Maureen Hoff
December 28, 2015 6:08 pm

The Beatles are BACK! Not in the traditional sense, I hope you didn’t think I meant they were reuniting somehow. And I’m sure you didn’t, because you are probably are very aware that the Beatles are back in the sense that they are streaming pretty much anywhere that streaming exists. Do you use Spotify? They’re streaming there. Maybe you use Apple Music because Taylor Swift won’t stream on Spotify? Don’t worry, The Beatles are there too. Tidal, Google Play, Amazon Prime, Rhapsody, Slacker, Microsoft’s Groove, and Deezer? Yep. They’re everywhere.

So, obviously, people are flooding to these sites to stream the discography of the world’s forever favorite four-piece rock band. And although the streaming just started four days ago, Spotify has released a ranking of the most popular Beatles tunes for streaming in the U.S. The most-streamed song? “Come Together,” naturally.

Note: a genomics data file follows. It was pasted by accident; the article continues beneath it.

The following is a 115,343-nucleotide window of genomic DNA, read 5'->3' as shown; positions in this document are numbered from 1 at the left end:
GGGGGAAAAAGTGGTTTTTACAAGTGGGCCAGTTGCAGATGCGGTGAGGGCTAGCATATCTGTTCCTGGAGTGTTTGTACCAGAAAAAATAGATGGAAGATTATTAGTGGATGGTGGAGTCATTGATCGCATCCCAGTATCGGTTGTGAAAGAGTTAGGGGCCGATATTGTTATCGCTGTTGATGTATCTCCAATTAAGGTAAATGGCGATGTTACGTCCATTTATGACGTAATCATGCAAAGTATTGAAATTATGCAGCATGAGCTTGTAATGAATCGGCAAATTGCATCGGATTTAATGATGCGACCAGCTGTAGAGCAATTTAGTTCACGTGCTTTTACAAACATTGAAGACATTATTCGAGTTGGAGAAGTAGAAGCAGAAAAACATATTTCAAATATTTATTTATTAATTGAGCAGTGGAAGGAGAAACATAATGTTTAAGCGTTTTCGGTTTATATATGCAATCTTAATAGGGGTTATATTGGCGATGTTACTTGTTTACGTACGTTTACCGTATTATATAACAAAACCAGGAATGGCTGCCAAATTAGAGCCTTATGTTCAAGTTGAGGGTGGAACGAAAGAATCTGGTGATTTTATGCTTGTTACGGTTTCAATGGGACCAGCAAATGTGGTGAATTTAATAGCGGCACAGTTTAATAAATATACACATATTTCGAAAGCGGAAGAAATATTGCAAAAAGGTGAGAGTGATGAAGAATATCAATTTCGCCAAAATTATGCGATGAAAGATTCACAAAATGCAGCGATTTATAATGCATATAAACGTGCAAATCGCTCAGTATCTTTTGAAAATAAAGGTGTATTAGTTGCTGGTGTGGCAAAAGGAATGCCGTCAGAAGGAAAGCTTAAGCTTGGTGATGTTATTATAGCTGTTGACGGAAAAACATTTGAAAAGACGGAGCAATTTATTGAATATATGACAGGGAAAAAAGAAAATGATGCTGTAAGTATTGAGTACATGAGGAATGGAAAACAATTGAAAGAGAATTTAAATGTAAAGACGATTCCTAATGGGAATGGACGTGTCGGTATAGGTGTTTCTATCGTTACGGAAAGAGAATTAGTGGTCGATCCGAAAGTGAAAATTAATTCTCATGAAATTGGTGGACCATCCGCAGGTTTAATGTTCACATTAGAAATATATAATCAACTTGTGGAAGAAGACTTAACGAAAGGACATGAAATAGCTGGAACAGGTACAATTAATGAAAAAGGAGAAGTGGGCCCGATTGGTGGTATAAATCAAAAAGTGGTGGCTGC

1.”Come Together”
2. “Hey Jude”
3. “Here Comes The Sun”
4. “Let It Be”
5. “Twist And Shout”
6. “Blackbird”
7. “I Want To Hold Your Hand”
8. “In My Life”
9. “She Loves You”
10. “Help!”
And the ranking is almost identical for U.K. Streaming with eight of the same songs as the U.S. compilation:

1. “Come Together”
2. “Hey Jude”
3. “Here Comes the Sun”
4. “Twist and Shout”
5. “Let It Be”
6. “I Want To Hold Your Hand”
7. “Help!”
8. “Love Me Do”
9. “I Feel Fine”
10. “She Loves You”

The coolest part about the data that Spotify has compiled though? Apparently two days after streaming began, the Beatles had already been added to 673,000 playlists. And for those afraid that the Beatles are slipping and no longer important to young folks? 65 percent of people streaming the Beatles’ music were under the age of 34.

I guess the only information I’d like Spotify to now work on compiling is how many of their streaming customers, not counting me, burst into tears while listening to “Blackbird”? Or “Hey Jude,” or “Eleanor Rigby,” or “Let It Be”? (Spotify, you can just DM me the statistics over Twitter, thanks so much.)

(Image via Shutterstock)

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